From the classroom, for the classroom

  1. I approach difficult student behavior by trying to understand the student’s perspective and redirecting before an issue occurs, avoiding triggers that I know may cause issues for a student. – 11 Years Teaching
  2. When dealing with difficult behaviors, I use visual cues instead of talking and I make sure to listen to the student’s needs. I have learned that sometimes behaviors are a sign that the student is not being heard or understood. – 6 Years Teaching
  3. I address the student first when dealing with difficult behaviors, using redirection and distraction to de-escalate the situation while also setting boundaries. Building trust with the student is important, and after the situation has been de-escalated, it’s important to discuss the situation and how to improve in the future. I also provide a safe space for students to go when they are experiencing big emotions. – 11 Years Teaching
  4. I navigate difficult student behavior by building a relationship with the student and understanding their motivations, also make sure that every student in my room feels loved and supported. I use rewards and behavior charts that relate to the student’s interests. -12 Years Teaching
  5. It’s important to address behavior issues quietly and gently, pointing out the behavior and asking the student to change. Consistency is key in dealing with difficult behavior. -38 Years Teaching
  6. I’ve found being consistent and using neutral phrases helpful when dealing with difficult behavior, and it’s important to maintain positive relationships with students. – 20 Years Teaching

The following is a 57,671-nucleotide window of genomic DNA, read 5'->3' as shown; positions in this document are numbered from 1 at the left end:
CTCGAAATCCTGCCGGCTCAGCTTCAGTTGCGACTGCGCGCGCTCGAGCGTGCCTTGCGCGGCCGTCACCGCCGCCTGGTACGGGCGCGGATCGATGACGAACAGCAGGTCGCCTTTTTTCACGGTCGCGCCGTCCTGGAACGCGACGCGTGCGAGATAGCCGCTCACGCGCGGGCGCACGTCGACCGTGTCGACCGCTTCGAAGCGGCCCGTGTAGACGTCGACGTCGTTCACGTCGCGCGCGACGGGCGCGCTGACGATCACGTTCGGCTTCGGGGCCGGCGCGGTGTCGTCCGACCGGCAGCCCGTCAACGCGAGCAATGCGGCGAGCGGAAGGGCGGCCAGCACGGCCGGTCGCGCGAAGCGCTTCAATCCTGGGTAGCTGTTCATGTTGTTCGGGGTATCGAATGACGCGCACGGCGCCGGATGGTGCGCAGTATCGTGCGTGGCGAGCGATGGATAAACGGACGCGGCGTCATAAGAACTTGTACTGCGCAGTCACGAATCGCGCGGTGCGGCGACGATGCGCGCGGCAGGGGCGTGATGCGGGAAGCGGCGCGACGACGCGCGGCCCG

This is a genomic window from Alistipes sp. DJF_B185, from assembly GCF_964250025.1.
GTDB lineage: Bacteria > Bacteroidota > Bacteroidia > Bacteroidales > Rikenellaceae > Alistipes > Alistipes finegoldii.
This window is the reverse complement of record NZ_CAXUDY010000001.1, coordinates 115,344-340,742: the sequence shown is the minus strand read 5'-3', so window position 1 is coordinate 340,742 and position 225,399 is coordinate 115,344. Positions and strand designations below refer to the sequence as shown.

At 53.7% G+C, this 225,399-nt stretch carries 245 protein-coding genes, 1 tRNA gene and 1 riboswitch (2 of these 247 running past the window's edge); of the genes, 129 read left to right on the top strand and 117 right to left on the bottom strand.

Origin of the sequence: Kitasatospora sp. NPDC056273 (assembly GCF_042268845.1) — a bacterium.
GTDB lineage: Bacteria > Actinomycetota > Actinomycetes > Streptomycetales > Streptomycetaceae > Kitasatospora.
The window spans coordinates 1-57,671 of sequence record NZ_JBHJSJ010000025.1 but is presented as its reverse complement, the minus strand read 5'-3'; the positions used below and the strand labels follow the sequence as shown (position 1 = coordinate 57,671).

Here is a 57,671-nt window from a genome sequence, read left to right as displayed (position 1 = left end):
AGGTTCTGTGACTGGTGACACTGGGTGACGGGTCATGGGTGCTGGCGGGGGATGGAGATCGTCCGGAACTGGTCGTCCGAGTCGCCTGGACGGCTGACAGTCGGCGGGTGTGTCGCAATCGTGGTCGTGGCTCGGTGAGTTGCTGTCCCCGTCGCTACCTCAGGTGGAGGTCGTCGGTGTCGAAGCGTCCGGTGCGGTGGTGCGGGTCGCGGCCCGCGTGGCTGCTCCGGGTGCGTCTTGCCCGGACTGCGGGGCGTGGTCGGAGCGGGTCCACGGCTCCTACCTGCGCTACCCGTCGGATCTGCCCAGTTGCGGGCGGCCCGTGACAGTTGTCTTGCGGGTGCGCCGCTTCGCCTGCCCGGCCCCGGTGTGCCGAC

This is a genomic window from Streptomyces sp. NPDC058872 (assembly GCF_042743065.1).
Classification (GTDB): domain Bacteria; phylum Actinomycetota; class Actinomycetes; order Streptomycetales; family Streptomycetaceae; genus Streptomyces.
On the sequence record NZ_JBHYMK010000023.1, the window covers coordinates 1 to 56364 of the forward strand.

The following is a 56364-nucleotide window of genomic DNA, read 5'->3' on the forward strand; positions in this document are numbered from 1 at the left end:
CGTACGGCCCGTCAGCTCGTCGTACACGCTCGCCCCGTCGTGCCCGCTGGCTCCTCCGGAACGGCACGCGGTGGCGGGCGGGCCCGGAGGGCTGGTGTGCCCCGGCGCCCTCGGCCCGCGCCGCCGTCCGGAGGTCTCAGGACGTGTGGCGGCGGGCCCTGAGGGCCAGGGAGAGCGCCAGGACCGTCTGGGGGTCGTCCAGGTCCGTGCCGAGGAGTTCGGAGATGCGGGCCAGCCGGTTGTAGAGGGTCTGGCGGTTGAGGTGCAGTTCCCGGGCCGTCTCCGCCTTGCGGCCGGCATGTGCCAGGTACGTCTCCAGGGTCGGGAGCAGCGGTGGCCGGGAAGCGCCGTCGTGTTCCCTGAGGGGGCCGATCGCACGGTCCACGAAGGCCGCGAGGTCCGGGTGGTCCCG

7. To effectively manage behavior, I get to know what motivates each student, and I involve families and utilize their advice for strategies that work at home. – 11 Years Teaching
  8. I handle difficult behavior by getting to know my students, understanding the causes of their behavior, and consistently showing them care and support. -13 Years Teaching
  9. I’ve found that managing difficult behavior requires a tailored approach for each child, involving grade level colleagues, administration, self-regulation resources, and daily fresh starts. It’s essential to establish a relationship with the student and their family. -32 Years Teaching
  10. I try to create a positive atmosphere in my classroom by keeping students laughing and smiling, leading to positive thoughts and actions. This approach has helped to reduce misconduct. -5 Years Teaching
  11. Building a relationship with students is key to understanding triggers and de-escalating behaviors. I also set clear expectations and model positive behaviors. Consistency is crucial. -6.5 Years Teaching
  12. Involving parents and keeping good communication with them is the best way to understand and manage difficult student behavior. Celebrating good behavior also works. -3 Years Teaching
  13. When students act out, it’s often because they need something. I try to understand their behavior and find ways to help them. Listening and respecting them can change their behavior. -20 Years Teaching
  14. Being a good listener, being consistent yet flexible and understanding circumstances that may be affecting student behavior is important. -30 Years Teaching
  15. To manage difficult behavior, I focus on positive behavior, rewards, understand the student and provide options for self-regulation. – 5 Years Teaching